Mr. Brunelli said the Vatican issued a condemnation of the killings on May 3, 1994, at the height of the genocide. “The Pope was among the first people to say something very wrong is taking place in Rwanda,” Mr. Brunelli said, adding that only some priests and bishops were openly supportive of the Hutu extremists while others risked their lives to smuggle Tutsis and moderate Hutus out of Kigali.

“When you talk of the position of the church in Rwanda, you have to think of the church being made up of oppressors, victims and heroes,” Mr. Brunelli said. He argued that it is unreasonable to expect the Roman Catholic Church in Rwanda to apologize so soon after the genocide when Japan has yet to apologize for its role in the Second World War.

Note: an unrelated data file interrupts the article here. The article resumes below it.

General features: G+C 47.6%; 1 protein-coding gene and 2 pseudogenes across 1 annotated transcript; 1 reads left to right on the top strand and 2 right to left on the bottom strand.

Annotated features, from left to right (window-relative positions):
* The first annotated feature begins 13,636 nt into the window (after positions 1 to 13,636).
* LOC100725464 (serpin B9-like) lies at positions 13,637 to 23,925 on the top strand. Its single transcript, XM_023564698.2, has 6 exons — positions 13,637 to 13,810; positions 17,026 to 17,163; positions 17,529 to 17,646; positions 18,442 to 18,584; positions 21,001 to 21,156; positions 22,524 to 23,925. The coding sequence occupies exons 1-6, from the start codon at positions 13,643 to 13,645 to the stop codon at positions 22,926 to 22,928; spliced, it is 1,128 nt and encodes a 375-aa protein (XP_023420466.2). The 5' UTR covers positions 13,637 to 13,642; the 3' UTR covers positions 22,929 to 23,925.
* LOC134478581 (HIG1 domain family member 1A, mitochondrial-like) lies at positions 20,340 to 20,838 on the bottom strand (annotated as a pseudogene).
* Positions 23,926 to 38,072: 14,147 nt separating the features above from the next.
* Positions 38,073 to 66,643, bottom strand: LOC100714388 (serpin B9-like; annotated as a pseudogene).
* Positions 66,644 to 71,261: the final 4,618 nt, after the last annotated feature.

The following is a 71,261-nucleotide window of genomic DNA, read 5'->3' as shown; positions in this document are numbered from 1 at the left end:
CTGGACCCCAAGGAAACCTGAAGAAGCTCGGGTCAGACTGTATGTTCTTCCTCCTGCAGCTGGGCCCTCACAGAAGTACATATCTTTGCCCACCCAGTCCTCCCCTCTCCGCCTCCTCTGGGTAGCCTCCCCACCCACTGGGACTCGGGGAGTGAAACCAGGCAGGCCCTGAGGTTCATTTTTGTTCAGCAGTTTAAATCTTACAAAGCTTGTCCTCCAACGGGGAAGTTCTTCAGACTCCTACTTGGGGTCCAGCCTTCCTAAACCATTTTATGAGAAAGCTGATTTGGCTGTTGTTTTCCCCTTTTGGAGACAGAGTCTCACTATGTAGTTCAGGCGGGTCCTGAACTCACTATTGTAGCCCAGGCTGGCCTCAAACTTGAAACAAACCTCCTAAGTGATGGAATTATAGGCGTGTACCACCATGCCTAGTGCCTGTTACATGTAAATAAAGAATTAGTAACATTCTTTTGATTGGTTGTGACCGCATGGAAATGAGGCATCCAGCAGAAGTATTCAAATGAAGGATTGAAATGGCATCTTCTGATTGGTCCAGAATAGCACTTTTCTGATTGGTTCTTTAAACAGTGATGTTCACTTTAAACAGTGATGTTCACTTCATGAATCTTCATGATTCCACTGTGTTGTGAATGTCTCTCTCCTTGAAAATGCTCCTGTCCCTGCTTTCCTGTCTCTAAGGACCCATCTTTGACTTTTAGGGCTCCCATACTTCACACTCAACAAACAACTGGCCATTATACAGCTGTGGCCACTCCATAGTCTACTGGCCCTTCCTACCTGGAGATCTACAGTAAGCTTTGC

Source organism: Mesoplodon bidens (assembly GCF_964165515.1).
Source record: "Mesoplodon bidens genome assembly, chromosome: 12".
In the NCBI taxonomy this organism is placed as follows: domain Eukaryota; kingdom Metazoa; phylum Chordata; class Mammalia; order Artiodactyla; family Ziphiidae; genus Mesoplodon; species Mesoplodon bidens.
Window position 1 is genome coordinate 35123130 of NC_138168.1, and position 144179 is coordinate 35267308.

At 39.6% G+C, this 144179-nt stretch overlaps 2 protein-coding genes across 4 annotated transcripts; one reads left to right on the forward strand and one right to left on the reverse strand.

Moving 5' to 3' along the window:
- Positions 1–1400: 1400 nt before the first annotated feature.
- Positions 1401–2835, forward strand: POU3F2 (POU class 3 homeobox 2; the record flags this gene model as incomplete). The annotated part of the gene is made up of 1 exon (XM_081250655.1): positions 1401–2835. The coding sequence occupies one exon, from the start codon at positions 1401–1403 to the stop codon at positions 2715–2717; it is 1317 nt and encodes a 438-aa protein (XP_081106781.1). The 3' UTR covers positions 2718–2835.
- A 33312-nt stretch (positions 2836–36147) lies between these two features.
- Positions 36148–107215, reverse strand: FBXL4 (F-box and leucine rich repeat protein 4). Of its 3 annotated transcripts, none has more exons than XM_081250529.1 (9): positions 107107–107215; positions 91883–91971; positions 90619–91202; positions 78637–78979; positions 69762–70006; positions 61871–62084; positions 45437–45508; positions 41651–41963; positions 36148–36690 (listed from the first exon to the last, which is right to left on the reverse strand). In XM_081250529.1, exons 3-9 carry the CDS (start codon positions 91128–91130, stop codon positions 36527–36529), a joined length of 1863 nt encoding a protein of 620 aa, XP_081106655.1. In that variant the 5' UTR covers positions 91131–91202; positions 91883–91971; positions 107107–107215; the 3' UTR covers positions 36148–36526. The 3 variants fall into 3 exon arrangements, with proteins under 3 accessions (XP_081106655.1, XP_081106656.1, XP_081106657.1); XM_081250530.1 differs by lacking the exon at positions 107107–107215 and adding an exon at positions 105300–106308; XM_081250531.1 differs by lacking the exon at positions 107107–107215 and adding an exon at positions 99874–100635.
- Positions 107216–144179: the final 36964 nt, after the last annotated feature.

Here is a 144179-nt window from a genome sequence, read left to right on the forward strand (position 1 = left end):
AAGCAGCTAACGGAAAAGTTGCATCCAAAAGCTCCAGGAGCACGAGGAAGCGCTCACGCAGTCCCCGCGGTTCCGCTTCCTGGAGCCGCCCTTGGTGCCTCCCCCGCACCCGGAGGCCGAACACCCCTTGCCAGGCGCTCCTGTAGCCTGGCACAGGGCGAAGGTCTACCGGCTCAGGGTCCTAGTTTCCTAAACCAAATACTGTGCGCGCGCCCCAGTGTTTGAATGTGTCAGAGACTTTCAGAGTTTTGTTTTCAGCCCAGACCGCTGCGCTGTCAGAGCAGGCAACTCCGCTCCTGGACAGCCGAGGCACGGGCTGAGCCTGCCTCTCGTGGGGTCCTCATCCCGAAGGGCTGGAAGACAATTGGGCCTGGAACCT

“To me it seems a little bit unrealistic for this process of healing, which took 40 or 50 years in other parts of the world, to occur so quickly in Rwanda.”

The controversial report, titled Rwanda: The Preventable Genocide, was two years in the making and covers similar ground to previous reports by the UN and several governments but stands out in its strident criticism of the Western powers and its call for significant reparations to Rwanda.

“The report is sufficiently strong in its views that it’s not likely to die an instant death,” Mr. Lewis said.

The report lays heavy blame for the killings on Mr. Mitterrand and the French government for giving aid and military support to the Hutu officials and militias who planned and carried out much of the genocide, and then for helping them flee an invading Tutsi force. France has refused to apologize for its role in the tragedy.